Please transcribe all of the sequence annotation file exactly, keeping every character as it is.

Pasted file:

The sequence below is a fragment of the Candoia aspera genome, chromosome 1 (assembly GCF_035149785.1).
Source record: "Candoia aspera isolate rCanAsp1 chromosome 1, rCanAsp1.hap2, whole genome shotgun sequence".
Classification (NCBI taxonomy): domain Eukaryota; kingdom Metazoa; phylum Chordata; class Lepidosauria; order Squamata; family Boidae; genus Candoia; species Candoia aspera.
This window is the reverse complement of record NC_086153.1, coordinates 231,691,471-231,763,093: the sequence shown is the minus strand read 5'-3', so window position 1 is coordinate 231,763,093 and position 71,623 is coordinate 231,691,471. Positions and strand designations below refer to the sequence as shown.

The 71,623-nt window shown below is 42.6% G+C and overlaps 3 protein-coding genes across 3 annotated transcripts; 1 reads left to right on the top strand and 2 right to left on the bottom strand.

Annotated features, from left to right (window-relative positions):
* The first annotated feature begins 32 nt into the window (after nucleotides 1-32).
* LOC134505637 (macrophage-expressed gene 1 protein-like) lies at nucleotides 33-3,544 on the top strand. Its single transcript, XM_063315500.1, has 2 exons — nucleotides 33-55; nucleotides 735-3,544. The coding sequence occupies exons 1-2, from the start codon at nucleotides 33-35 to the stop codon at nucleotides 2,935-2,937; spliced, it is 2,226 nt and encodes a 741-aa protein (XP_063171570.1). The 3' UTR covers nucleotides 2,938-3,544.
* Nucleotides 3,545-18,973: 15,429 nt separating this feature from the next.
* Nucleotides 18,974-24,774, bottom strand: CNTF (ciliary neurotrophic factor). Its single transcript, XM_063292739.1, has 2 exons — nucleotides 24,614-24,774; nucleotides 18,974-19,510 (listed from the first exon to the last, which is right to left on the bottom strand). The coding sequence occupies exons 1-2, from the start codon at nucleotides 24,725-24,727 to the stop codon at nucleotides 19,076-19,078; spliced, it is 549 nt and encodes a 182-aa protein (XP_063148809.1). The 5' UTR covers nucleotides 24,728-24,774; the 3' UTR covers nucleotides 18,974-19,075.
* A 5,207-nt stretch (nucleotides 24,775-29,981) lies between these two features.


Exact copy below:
The sequence below is a fragment of the Candoia aspera genome, chromosome 1 (assembly GCF_035149785.1).
Source record: "Candoia aspera isolate rCanAsp1 chromosome 1, rCanAsp1.hap2, whole genome shotgun sequence".
Classification (NCBI taxonomy): domain Eukaryota; kingdom Metazoa; phylum Chordata; class Lepidosauria; order Squamata; family Boidae; genus Candoia; species Candoia aspera.
This window is the reverse complement of record NC_086153.1, coordinates 231,691,471-231,763,093: the sequence shown is the minus strand read 5'-3', so window position 1 is coordinate 231,763,093 and position 71,623 is coordinate 231,691,471. Positions and strand designations below refer to the sequence as shown.

The 71,623-nt window shown below is 42.6% G+C and overlaps 3 protein-coding genes across 3 annotated transcripts; 1 reads left to right on the top strand and 2 right to left on the bottom strand.

Annotated features, from left to right (window-relative positions):
* The first annotated feature begins 32 nt into the window (after nucleotides 1-32).
* LOC134505637 (macrophage-expressed gene 1 protein-like) lies at nucleotides 33-3,544 on the top strand. Its single transcript, XM_063315500.1, has 2 exons — nucleotides 33-55; nucleotides 735-3,544. The coding sequence occupies exons 1-2, from the start codon at nucleotides 33-35 to the stop codon at nucleotides 2,935-2,937; spliced, it is 2,226 nt and encodes a 741-aa protein (XP_063171570.1). The 3' UTR covers nucleotides 2,938-3,544.
* Nucleotides 3,545-18,973: 15,429 nt separating this feature from the next.
* Nucleotides 18,974-24,774, bottom strand: CNTF (ciliary neurotrophic factor). Its single transcript, XM_063292739.1, has 2 exons — nucleotides 24,614-24,774; nucleotides 18,974-19,510 (listed from the first exon to the last, which is right to left on the bottom strand). The coding sequence occupies exons 1-2, from the start codon at nucleotides 24,725-24,727 to the stop codon at nucleotides 19,076-19,078; spliced, it is 549 nt and encodes a 182-aa protein (XP_063148809.1). The 5' UTR covers nucleotides 24,728-24,774; the 3' UTR covers nucleotides 18,974-19,075.
* A 5,207-nt stretch (nucleotides 24,775-29,981) lies between these two features.